HALF of North-East smokers used an e-cigarette in an attempt to quit smoking last year, new research shows.

The study comes as thousands of smokers attempt to quit on No Smoking Day today (Wednesday, March 9).

The Smoking Toolkit Study from University College London revealed that e-cigarettes have overtaken licensed nicotine replacement therapies such as NRT, gum or skin patches as the most popular form of support to stop smoking.

A recent poll of smokers and vapers in the North-East for No Smoking Day showed that 72 per cent of all e-cigarette users have now given up smoking completely.

The poll also highlighted:

- Nine in ten of e-cigarette users say they are using them as a quit aid to stop smoking tobacco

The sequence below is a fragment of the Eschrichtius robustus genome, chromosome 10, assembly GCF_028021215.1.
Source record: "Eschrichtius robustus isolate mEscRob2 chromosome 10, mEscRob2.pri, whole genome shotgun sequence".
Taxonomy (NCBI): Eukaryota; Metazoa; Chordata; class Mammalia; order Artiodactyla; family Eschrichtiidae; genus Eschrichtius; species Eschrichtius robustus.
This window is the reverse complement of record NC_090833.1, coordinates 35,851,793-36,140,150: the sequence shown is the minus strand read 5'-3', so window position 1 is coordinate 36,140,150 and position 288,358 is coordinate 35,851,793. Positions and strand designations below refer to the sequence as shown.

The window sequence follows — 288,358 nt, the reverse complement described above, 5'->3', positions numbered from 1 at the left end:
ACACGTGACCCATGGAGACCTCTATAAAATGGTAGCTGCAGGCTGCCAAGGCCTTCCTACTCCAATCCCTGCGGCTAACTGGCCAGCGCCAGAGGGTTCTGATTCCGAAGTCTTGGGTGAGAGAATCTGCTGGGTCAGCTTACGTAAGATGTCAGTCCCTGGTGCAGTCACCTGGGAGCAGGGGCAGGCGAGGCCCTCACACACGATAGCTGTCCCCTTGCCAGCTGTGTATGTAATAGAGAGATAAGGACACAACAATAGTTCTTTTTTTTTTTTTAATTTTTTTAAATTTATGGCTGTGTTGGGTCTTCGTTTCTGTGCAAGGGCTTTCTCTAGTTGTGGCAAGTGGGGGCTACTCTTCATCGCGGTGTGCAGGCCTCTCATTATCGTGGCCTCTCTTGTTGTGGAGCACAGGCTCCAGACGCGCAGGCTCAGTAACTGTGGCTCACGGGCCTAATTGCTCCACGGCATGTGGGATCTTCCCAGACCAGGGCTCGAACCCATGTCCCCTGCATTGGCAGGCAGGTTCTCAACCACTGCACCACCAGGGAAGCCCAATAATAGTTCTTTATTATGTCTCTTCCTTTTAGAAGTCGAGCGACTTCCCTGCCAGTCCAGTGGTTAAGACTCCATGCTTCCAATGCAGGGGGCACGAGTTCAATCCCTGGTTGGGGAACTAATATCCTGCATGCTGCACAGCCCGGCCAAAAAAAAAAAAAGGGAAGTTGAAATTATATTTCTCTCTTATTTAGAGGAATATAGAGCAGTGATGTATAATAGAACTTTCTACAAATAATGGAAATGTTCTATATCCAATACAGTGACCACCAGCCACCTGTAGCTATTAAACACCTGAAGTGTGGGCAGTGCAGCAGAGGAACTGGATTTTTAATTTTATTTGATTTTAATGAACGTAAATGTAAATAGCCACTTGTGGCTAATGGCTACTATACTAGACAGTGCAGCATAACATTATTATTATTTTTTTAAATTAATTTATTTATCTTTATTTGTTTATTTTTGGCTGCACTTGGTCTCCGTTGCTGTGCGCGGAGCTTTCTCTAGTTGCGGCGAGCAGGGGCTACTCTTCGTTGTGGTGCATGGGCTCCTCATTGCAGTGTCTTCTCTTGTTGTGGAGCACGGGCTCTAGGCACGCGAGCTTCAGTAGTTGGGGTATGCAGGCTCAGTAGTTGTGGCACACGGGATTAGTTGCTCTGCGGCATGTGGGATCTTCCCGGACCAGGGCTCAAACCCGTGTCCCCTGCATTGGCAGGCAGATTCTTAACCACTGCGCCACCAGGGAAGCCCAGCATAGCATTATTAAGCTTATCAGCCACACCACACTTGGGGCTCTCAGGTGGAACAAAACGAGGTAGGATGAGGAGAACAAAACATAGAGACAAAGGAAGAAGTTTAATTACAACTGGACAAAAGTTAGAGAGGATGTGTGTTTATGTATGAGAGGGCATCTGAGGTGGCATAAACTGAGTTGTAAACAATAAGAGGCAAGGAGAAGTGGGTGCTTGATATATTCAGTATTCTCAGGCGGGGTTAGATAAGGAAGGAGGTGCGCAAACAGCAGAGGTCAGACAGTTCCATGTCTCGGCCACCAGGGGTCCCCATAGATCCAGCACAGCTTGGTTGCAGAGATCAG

- Three quarters of all e-cigarette users would like more research to be done into the potential risks of using e-cigarettes

- 17 per cent of all smokers polled said they are confused about the health messages they get around e-cigarettes

Professor Robert West, professor of Health Psychology at UCL, said: “The impact of e-cigarettes on public health at present comes from attracting people who would otherwise have tried to stop without any useful form of support. We estimate that e-cigarettes have probably helped around 20,000 smokers to quit.2

“We can do much better in encouraging more smokers in the North-East to try to stop and ensure that they are well informed about the best ways of succeeding.

"The strongest evidence is for use of a prescription medicine plus specialist behavioural support but e-cigarettes can be helpful for smokers who do not want to use professional support.”

According to Public Health England, vaping is probably around 95 per cent safer than smoking tobacco cigarettes.

To receive information and support on stopping smoking visit nosmokingday.org.uk.